How to Draw Wildflowers - Ink Floral Illustration (Bonus: Printable Guide) | Neesha @PaperWand | Skillshare

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How to Draw Wildflowers - Ink Floral Illustration (Bonus: Printable Guide)

teacher avatar Neesha @PaperWand, Watercolor | Illustration Studio

Watch this class and thousands more

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Taught by industry leaders & working professionals
Topics include illustration, design, photography, and more

Watch this class and thousands more

Get unlimited access to every class
Taught by industry leaders & working professionals
Topics include illustration, design, photography, and more

Lessons in This Class

14 Lessons (41m)
    • 1. Intro + Overview

      1:18
    • 2. Inspiration + Reference

      0:43
    • 3. Illustration Techniques & Drills

      6:48
    • 4. Dandelion

      1:53
    • 5. Daisy

      3:59
    • 6. Lavender

      1:55
    • 7. Coneflower

      3:11
    • 8. Queen Anne's Lace

      2:02
    • 9. Lily of the Valley

      2:54
    • 10. Golden Poppy

      3:10
    • 11. Filler Foliage

      1:28
    • 12. Final Project - Composition & Base Layer

      5:18
    • 13. Final Project - Detail Layer

      5:41
    • 14. Wrap Up + Next Steps

      0:32
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About This Class

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One of my favorite things to draw are flowers; especially wildflowers. I'll show you how to illustrate some of these, step-by-step, and we'll then work on a final project together that combines the lessons into a floral quote. No lettering skills needed! 

You can use this art for personal use, or take your work and turn it into a greeting card or art print and gift it to someone special.

SUPPLIES -  For this class, you'll only need a few things:

• your favorite ink pens, in a variety of sizes 
 (my favorite: Micron Pens)

• pencil

• regular printer or copy paper

• this Pinterest Board for reference

• this printable template  (optional)


WHAT YOU'LL LEARN:
 
I'll show you some easy illustration techniques to create light & shadows on your florals, and how to add different textures to your work. We will use some reference images, and I'll take you through my process of creating a balanced layout. For the final project, we will combine the florals and text together into a fun composition. In the end, you'll have all the tools and skills you need to create even more floral illustrations! 


OVERVIEW of the Wildflower Lessons:
 

• Lessons 1: Dandelion
• Lessons 2: Daisy
• Lessons 3: Lavender
• Lessons 4: Coneflower
• Lessons 5: Queen Anne's Lace
• Lessons 6: Lily of the Valley
• Lessons 7: Golden Poppy
• Lessons 8: Filler Foliage 

• Fun Bonus & Final Project: 
I've also included a printable typography guide for the final project.  Feel free to either use this template or use your own lettering!

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Happy Drawing!!
- Neesha

Meet Your Teacher

Teacher Profile Image

Neesha @PaperWand

Watercolor | Illustration Studio

Teacher

Like catching fireflies at summer's dusk, PaperWand creations are a way of making time stand still—if only briefly—to celebrate whimsy and wonder. They invite you to reconnect with your imagination and relish the big magic in little moments.

Our workshops and classes are inspired by the most timeless of emotions: a little bit of nostalgia, an endless well of delight. We hope they inspire you to play, laugh, and make believe a little more each day.

 

I'm Neesha. I'm an illustrator + designer with an online home at PaperWand.com.

Following 15 years in the graphic design industry, I've explored many creative paths. Ranging from being an art teacher, a kids' book illustrator, and nursery muralist. I love t... See full profile

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Transcripts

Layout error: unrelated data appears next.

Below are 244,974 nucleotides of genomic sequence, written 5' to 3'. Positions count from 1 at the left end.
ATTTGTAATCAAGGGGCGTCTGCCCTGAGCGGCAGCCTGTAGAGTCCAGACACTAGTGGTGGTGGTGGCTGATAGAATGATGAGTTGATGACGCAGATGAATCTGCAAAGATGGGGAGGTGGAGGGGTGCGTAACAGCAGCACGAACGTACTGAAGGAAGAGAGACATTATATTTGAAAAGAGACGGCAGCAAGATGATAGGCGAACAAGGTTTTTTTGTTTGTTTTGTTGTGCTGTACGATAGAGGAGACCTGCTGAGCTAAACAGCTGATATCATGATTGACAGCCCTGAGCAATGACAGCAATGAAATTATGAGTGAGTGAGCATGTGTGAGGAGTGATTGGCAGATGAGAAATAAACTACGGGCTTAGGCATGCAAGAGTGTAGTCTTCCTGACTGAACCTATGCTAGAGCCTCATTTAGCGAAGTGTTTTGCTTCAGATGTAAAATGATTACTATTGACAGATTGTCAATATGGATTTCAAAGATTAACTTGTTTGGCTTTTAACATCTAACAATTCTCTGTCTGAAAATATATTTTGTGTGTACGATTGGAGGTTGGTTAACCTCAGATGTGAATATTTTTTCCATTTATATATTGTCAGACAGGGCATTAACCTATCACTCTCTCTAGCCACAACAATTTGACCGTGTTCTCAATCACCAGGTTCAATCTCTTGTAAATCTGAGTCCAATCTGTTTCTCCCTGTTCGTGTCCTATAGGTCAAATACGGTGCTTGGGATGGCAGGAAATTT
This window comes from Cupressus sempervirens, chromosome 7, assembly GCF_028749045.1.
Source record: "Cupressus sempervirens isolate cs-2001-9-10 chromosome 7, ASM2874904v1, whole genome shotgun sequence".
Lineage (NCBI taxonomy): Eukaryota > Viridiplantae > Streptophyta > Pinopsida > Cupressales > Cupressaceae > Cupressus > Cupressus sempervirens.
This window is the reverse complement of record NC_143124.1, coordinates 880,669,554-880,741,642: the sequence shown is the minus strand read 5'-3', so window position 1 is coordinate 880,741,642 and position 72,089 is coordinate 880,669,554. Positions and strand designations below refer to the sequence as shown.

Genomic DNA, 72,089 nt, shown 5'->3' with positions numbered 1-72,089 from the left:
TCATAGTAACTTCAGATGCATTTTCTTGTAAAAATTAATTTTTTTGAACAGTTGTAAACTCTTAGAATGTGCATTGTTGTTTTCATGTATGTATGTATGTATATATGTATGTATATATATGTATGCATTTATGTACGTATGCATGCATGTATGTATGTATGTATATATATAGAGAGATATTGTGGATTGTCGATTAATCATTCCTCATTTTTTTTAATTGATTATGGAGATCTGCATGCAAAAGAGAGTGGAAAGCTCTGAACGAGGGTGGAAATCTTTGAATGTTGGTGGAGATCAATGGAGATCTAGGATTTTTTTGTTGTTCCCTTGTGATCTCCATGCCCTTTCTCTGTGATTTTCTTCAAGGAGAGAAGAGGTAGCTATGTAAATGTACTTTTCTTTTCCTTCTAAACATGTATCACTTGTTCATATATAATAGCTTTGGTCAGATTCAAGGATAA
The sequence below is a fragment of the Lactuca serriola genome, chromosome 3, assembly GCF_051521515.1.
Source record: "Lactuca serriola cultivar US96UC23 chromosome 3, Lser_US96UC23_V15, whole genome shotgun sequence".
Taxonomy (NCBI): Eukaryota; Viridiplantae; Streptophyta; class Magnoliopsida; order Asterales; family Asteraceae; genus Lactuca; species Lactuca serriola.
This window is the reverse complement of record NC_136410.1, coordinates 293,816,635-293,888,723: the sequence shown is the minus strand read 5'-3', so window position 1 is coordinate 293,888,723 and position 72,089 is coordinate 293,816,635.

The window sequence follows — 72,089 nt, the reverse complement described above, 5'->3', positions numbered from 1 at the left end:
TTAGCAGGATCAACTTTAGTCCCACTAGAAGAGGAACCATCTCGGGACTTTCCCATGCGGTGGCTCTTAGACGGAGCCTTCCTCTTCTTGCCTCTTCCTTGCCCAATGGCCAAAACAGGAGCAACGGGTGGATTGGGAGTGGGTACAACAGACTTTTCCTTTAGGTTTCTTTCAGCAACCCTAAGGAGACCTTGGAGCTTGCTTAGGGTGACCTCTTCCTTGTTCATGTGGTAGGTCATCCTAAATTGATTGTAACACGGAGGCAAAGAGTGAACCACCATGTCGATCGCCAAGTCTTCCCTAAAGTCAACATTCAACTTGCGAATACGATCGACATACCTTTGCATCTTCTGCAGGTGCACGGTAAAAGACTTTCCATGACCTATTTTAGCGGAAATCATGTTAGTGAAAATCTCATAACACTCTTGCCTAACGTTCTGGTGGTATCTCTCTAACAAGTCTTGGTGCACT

1. Intro + Overview: welcome Teoh. How to draw Wildflowers. Hi, my name is Nisha. I'm an artist and an illustrator and have a background in graphic design. My work includes a lot of water colors and ink illustrations, and I really love to teach. Both of these. Thing is a big in her class, and we'll start with the basics. What you'll need will be some regular paper like printer paper, a set of ink pens in a variety of sizes, a pencil, and if you'd like to use the bonus included, it's a printable quote that you can use for the final project in this class. I'll take you through some illustration. Techniques and drills will cover the basics on how to add light and shadow and texture, but at the end we'll have seven wildflowers and a variety of shapes and sizes, and I'll take you through my exact process on how to create a balanced composition and layout. So grab your supplies and let's get started 2. Inspiration + Reference: The first thing you're gonna want to dio is find some reference images or some actual flowers either outside or the floral section in a store. What you'll be looking for are a variety in shapes and sizes and different textures have created a Pinterest board and have included the link in the description of the class. Feel free to use this for your reference images. This board contains all seven of our main wildflowers that were illustrating, and as we go through the lessons, you can refer back to this for all of your drawings, so keep it on hand and let's get started. 3. Illustration Techniques & Drills: all right, so the first thing we'll do is get our set of pens. You just want to have a variety. I've got a micron set here in different sizes and ranges, so as long as you have at least three different sizes, you'll be good. So first will go through line making for each of these sizes. This is my smallest one. It's a double 05 and I'm going to keep doing this with each of the size pens and just show you the range of thickness. Do this with your set of pens as well, and you will have a good guide as to how they will show up. So as you can see, going from the smallest to the largest, you can get a really good range of light to dark just by simple lines. And just by switching out your pen size, Okay, so the next exercise will work through is shading and controlling our light to dark by using the lines and then also by using dots awesome. Using a pencil just to roughly make some boxes, you can use three for the lines and three for the dots, and then we'll use the ink on top, all right, so using one of your pens can start making diagonal lines and just try to keep him evenly spaced down and just pick one side of your square to shade. The next step would be to increase the darkness by doing the same thing, but then adding another row of lines in the opposite direction. This is called a cross hatching, and this is a way to build texture and shadows and then, for the final box will make it the darkest shade by increasing the lines, doing cross hatching and making the lines much closer together. When your lines are closer together, you'll have a darker shadow. When you separate your lines and there's more space, it'll be lighter. All right, so for the bottom row will do the same technique. Except this time we will use dots and create our light, her middle range and our shadow. When he used dots like this, it's called stippling. And just like with the lines, the closer they are together, the more shadow you'll have, the more you space out your dots, it'll be a lighter tone. You can also switch up your pen thickness. I'm using the biggest size right here to add bigger dots, and that will keep adding to the density of that shadow. And on the very last square, try adding both lines and dots, so cross hatching and then also the dot spread out to create that light and shadow effect. One thing to keep in mind is your light source. So, on all of these, say the sun, which should be my light sores. It's coming down at a diagonal. In this case, everything on the right hand side is gonna be brighter, and the shadow will fall then on the left hand side. So when you are doing your illustrations, just keep your light source in mind. Okay, so now to apply this to say, Ah, flower petal, put the center of the flower and then the light source is coming from the same area. That would mean that your shadow to be closest to the bottom edge. So I'm showing you the difference between a curved line here and a straight line. When you have a straight line, it's not gonna look as natural as if it was curved. It'll look more organic and, like it goes on the pedal when it curves along the pedal line. So practice using a center dot and then making your lines coming straight out from one point. This is the exact technique you'll use for your leaves and your pedals. The other thing to practice is lines coming from one point so you're horizontal line is going to be your base, and then you're gonna make straight lines coming off of it. That same technique on a pedal will look a little like this. So are illustrations will be made up of some simple shapes, just circles, lines and dots and in some cases will be making little loops, just little narrow, overly shapes. So just practice some of these. We can also combine lines and dots together and create some texture that way, and using circles or loops or cross hatching, we can add different textures into centers of flowers. For example, the same technique applies to stems and leaves, so we'll just do a quick one here to show you also keep in mind your light source, which means the shadow fall on the left side and the highlights will be along the right side. So this is what the size five my krump in. You know, I'm switching to my thinnest micron pen, which is double 05 and using very thin lines to add some texture onto that leaf, matting the shadow lines along the edges and leaving the middle as the highlight part. And that is the basics of adding light and shadow with some simple illustration techniques . 4. Dandelion: Okay, let's start with one of my absolute favorites. It's dandy lions. And using a size eight micron, I'm gonna make the stem first promise center dot Just make it a little bit thicker. And then out from that center point, just some straight lines. Well, look a little bit like a star and make some of them shorter, some of them longer. And then I'm putting a few dots just around the ends of, um and making sort of a rough circular shape with the dots, all right, and then switching to a size three pen. I'm going to go ahead and make little lines just on the ends of these dots, and that will give the texture and give it that fluffy feeling. Remember to put some of those little lines into the middle of the dandy line so that it's nice and full. They are actually all the way through, not just along the outside and as a final touch, we'll put a few of these Danny line seeds just flying off into the wind. A little got with a couple of lines, and you're done 5. Daisy: all right, I have a size three pin start with a little circle. It's the center of the daisy, and then we'll add on the pedals going all the way around. Once you have your first layer in, you can put in these second pedal layers that will peek out from behind and then, with some little loops, will just build. In the center. You can use little circles or little curved lines. I made little like in shapes and then going over the bottom edge a few times to give it a little bit of a darker shadow and then adding in those texture lines like we did in the practice drills. Just go ahead and make your curved lines coming out from the center of that flower all along each pedal. You can keep them pretty light in just a few lines, or you can build up that texture and really put a lot of lines in there and make it a darker shadow. Once your first layer is done, remember to add it on to the second layer of pedals that are in the back. Those will be a little bit darker and shadow, since there underneath so they get more lines. All right, let's put in a second daisy along the side. So making the middle with some loops for that center and then pulling out some petal shapes all the way around. I'm making the shorter pedals that are closer to us and then making longer pedals on the right hand side to show it's sort of tilted at an angle and then adding the shadow lines just like we did on the first Daisy. Don't worry about your pedals being perfect. More symmetrical. This is all practice, and the more you do it, the easier it will be okay and then switching to a lighter pin. This is, ah, size one and adding in a few of the lighter lines along the top edge of each of these pedals. This is a fun way to just add a little bit more texture into your flower and then just pull down a couple of stems. I'm gonna leave mine as is. You can choose data shadow if you like, and there you go couple of daisies 6. Lavender: right, So let's draw some lavender. This is a really fun one, and it's super easy. Just start with some little loops. I'm a center point. Draw a little stem, and as you move up, you'll be making these loops a little bit smaller, so you'll be drawing little clusters that get smaller as you move up. Okay, we'll put a second lavender stand on the side, going in the opposite direction. Just go along the stem line with your loops, and this time I started the top. I'm creating bigger clusters as I moved down the stem. Now the lavender leaves along the bottom are long and narrow there, almost like skinny teardrop shapes. So just putting a few of those along the base. Okay, now that the basic shapes Aaron, let's start adding the shadows. So along the bottom of the leaves and on the bottom along this, each of the cluster's we'll put in a little shading, just some lines, a little cross hatching and then also up, along with stem on the left side. And there you go. A couple of lavender stems toe add into your final project. They're fast and easy to make, and they had a lot of fun texture 7. Coneflower: All right, So for the cone flower will start with the center. It's gonna be a dome shape with a curved line along the bottom, and then we'll put in some of the petal shapes, these air going to be long and narrow. A little bit like a daisy. However, they're all gonna be pointing downwards. Also, remember to add that second layer of pedals that's peeking out from behind. It will give you a fuller flower and in a simple way to add some texture and shadow into that center. Part is by using cross hatching. So that's the diagonal lines, and you can make the lines along the bottom a little bit darker to give more of a shadow feel and then draw two lines for a stem. Okay, so for that texture that's on the pedals. Amusing US center pen. It's a size two, and I'm putting in those lines from the center outward, and then also remember to add the lines on to that. Secondly, or pedals to give that shadow effect and then also go in and add some more shadows onto the center of the corn flour. And then, using cross hatching, you can add shadows alongside of your stem. Right? So a second cornflower over here, it's gonna be pointing in a slightly different direction. We'll start with that center dome shape and then put in the pedals in the two layers and then add in your stem, and then you can start the shading. So using cross hatching on that center along the stem and then using the thinner lines along the pedals. And you just want to remember that if you chose your shadows to be on the left side, that second stem will be, ah, the same side so that it stays consistent and your light source is coming from one area, and then you can use that thinner pen and add a few more lines along the tops of the pedals is to add a little bit more shadow and texture along the edge, and they go to cornflowers. All done 8. Queen Anne's Lace: So for the Queen Anne's lace will start with a stem, and then a really wide top has maybe five or six longer stems. And the little flowers are on the tops of each of these, so you can make little branch like shapes at the ends of each of these stems. The flowers on the ends, a really tiny and the really delicate. So they're kind of like little puffy shapes is just gonna make little clusters along all the tops, and you might want to fill out to the rest of your flower. Here. I have a little bit of white space in between. I'm gonna put in a few clusters and extra stems just through the middle. Feel free to keep adding clusters and stems just to make your composition look the way you want to, making mine a little bit fuller than a little bit wider. And then when you're happy with the composition, you can add in a few extra lines to thicken up those stems just slightly. The overall look will be pretty delicate, though, and it's a nice fun flower to add for added texture. 9. Lily of the Valley: So we'll start the lily of the valley with a little Bella shape, like an upside down U and then make a little wavy, oval ish shape for the opening of the flower. Then the stems. They're gonna be curved, and they're gonna be a long one main stem with a couple of the flowers falling off that centerpiece. So they're all gonna droop down. They look gonna look like little bells hanging off. This one is gonna have three flowers off of the main stem and just start with that upside down U shaped first and then put in the wavy opening of the flower second. And then there's a little piece that comes right in the center and it's a go little u shape . And then once we have the basic structure in, we can start adding the shadows. So keeping your light source in mind just start adding some shadow lines along the edges of the flower along the bell, shaped along the folds wherever it naturally folds, and then also some cross hatching along the stem. Okay, and I'm switching to a thinner pen, so have some more delicate lines. We're gonna put some shading and shadows along the underside of the flower. This is gonna have more shadow than the tops. And then along some of the edges of those pedals that are open, there will be some curved lines to indicate the pedal shape is rounded, curved and also in shadow. This is a good one to check back onto a reference photo just because there are so many different angles and parts of the flowers fold into the underside. So take a look at the picture. When you are a shading, he can get easy to overdo the lines, so just take little breaks and pause and take a look at the overall picture. And if you feel like there needs to be more, keep adding, and there you go, a sweet, bell shaped lily of the valley. 10. Golden Poppy: Okay, so the California Golden Poppy has some wide pedals, their bit floppy in. They are four on each flower, so you're going to start with the front, too, and then put in the back to right underneath with a circle centre in the pedals because they're floppy will have a little bit of a wave along the edge. And for the center, you're going to use some long, narrow shapes like long loops and just put them in a cluster in toothy center of the flower . You can add in a little shadow and shading in between those shapes. Okay, so now, to do a side view of the poppy, make a little oval shape, little bit lady, and then pull your four pedals up from that into some tapered wide petal shapes remembered a wave, the lines along the edges a little bit. You can keep your reference photo on hand and refer to it if you need to, and then we'll pull down a couple stems from each of these, okay, and then we can start with the shading. So using he of the straight lines had in the shadows along the bottom of the flower along some of the edges and then along the stem. When you're working on the open flower where you see the four pedals, the bottom two underneath will get more shadow lines, and the top two will be a little bit lighter because they're on top. And I was switching out to a thinner pin here just to get a little over a delicate line and then putting some shadow lines along the top edges of each of the petals. Keep pausing to take a look at your work as you go along, so that you know when you want to stop some areas you can leave open. That's where the light will hit it, and you can show that's the highlight. And then just keep adding the shadows mostly on the pieces that are underneath. So the bottom petals and right underneath on the stems where there would be a shadow. And there you go, Ah, Golden puppies set 11. Filler Foliage: Okay, so this is what I call filler foliage. You may find that you need a few of these smaller pieces Justo put in through your design and to give it a little bit extra filling and detail and just some texture. I'd recommend just doing a sheet of these and warm up and get practice on how to make different marks and different elements together. Whether it's circles, lines, curves, dots, just play around and have fun. We cannot in these leaves and branches in throughout your final design, and you can also vary up the ends. So some look like Berries and some look like tiny flowers and even just changing one shape on, say, the branch, you'll get a entirely different look. There are endless variations on these. This is just a quick reference for you. If you wanted to kick start some of these sketchy pieces, all right, now that we have a few ideas for our filler foliage, we can move on to our final design and put everything together 12. Final Project - Composition & Base Layer: we are ready for our final project. We're going to create this graphic together with the letters and the flowers, so I mean it really easy. I've already got a printable J peg or PDF. You can download this and print it out on it. Just a regular printer paper. Regular copy paper is fine, and there's a slight gray circle around as a guide you can use for the florals. You can, of course, use your own version or do one without text, totally up to you. But if you want to use this, just go ahead and print it out. And the first step will Dio is layout in pencil some of our florals so you can roughly use , um, shapes and put in maybe a circle for a daisy and some triangles for side views. Just go around your whole circle and place the main flowers. So I'm thinking of cone flowers for the left side here, and they're sort of in a triangular shape, and then I'll probably put the golden poppies on the other side, so there's a nice balance of the bigger flowers, and then we can fill in in the spaces. Some of the smaller ones. Just use a light touch with your pencil so that it's easy to erase once you're done. If you want to add in some leaves in some other type of foliage or just indicate where they might go, you can do that too. Okay, we can start our thinking once we have a rough idea. And then I will start with the daisy at the bottom with that circle and then start putting in the pedals, okay? And then moving on to the cone. Flower will do that dome shaped first and then put in the pedals underneath. And then the third larger flower will be the poppies, just like we did in the practice. One where one is open and then won is on a side view. Okay, so now we can start putting our secondary flowers. You're sort of the supporting characters. I'm gonna put the lily of the valley somewhere up here, and then the dandy lines can go next to the cone flowers and then the Queen Anne's lace somewhere down below with the daisies, so that will fill out the composition a bit. There's a nice contrast of bigger shapes and smaller delicate shapes. And then I just remembered the lavender, which I wanna have a little bit of some, adding that once you've made all your adjustments and angles, you can start your inking. So the Queen Anne's lace will be the same way that we did in the practice video. Put in one main sten and then a few branching out, make a wider shape and then put little clusters of those flowers on top. - Okay , and then we can Inc in the dandy line. But that stem and then the little puff parts coming out from the center, all right, and then ink in the lily of the valley with a little bell shaped flowers and then the lavender. And then our base layer is done. So we'll just go through and erase the pencil lines that we made so that it's a nice clean design. And then the next step, we will start the shading and the details 13. Final Project - Detail Layer: Okay, so now that we have the pencil lines erased, we can start with our thinking in the details. I'm starting with the daisy and just like the practice video, adding in the little circle in loops into the center and then putting the fine lines on each of those pedals, putting the shadows towards the middle of that circle and then also remembering to put the shadow on the second pedal layer that's underneath. Also, remember, you can add lines and shadows along the edges of the pedals to that way, it looks like they're bending over and they're slightly curved on. The light is hitting the center of each of those puddles, Okay, and then the same exact technique for that side Daisy, starting with the center and then doing the shadow lines on each of those pedals. All right, so for the Queen Anne's lace, you can have in a little shadow underneath each of these little clusters. Because they're so tiny, you won't really need to go into too much detail. Just put in a little bit thicker line on some of them, and that will show a little depth and light and shadow. OK, moving on to the poppy. I'm gonna put in the little shadow lines and each of these four pedals and darken up some of that center a little bit. And then also on the side of you. Poppy, put in your shadow lines. Okay, so now for the cone flower, we'll start with that dome part in the center, and he's cross hatching just like we did before. And then once those were done, we'll put in the shadow lines on the pedals. Remember to switch up your pin thickness. So for these shadow lines, I'm using a center pen. It's a little bit lighter, and it adds a little bit more of a delicate texture. Okay, so for the lavender, you'll want to use the similar technique pleaded for the Queen Anne's lace. Just putting a little shadow lines underneath each of the clusters. Because they're so tiny, you don't have to worry too much about all the details, okay? And then, using that fine line pin again, putting in some of the shadows on the lily of the valley. Okay, so at this point, you can take a look at your overall design, and this would be a good place to start thinking about your filler foliage. So this is thesis more learner, more line work we had done earlier, and you can just put it in some of the spaces. Tuck it behind some of the main flowers, and it will give the whole piece a little bit more of a full feeling. And they're kind of like little accents that will help the whole design again. Just use a really light touch with the pencil, and once a ranking is done, we can clean it up. After I've got a size one pen Here. I'm I go through and just outlined some of these shapes, and then I'll go in with some areas that have the lighter pin and some with a thicker pen. And also there were some space between the among and the wildflower text. So I added a little butterfly just floating through. This is a size five pin, and I'm going in and putting some darker lines in some of the areas just to give them a little bit the thicker shape. Once you're happy with all your inking and the details, you can just erase the pencil lines and you'll be finished. I hope you had so much fun making this, and I cannot wait to see your creations 14. Wrap Up + Next Steps: congratulations. You finish the class and I am so excited to see what you make. Remember to post your work. I would love to see it. And if you have any comments or feedback, let me know. Also, you can follow me on skill share. Whenever I post new content, you will be the first to know. And if you post Instagram remember to tag me that way. I won't miss it. Thanks for joining me. See you in the next class.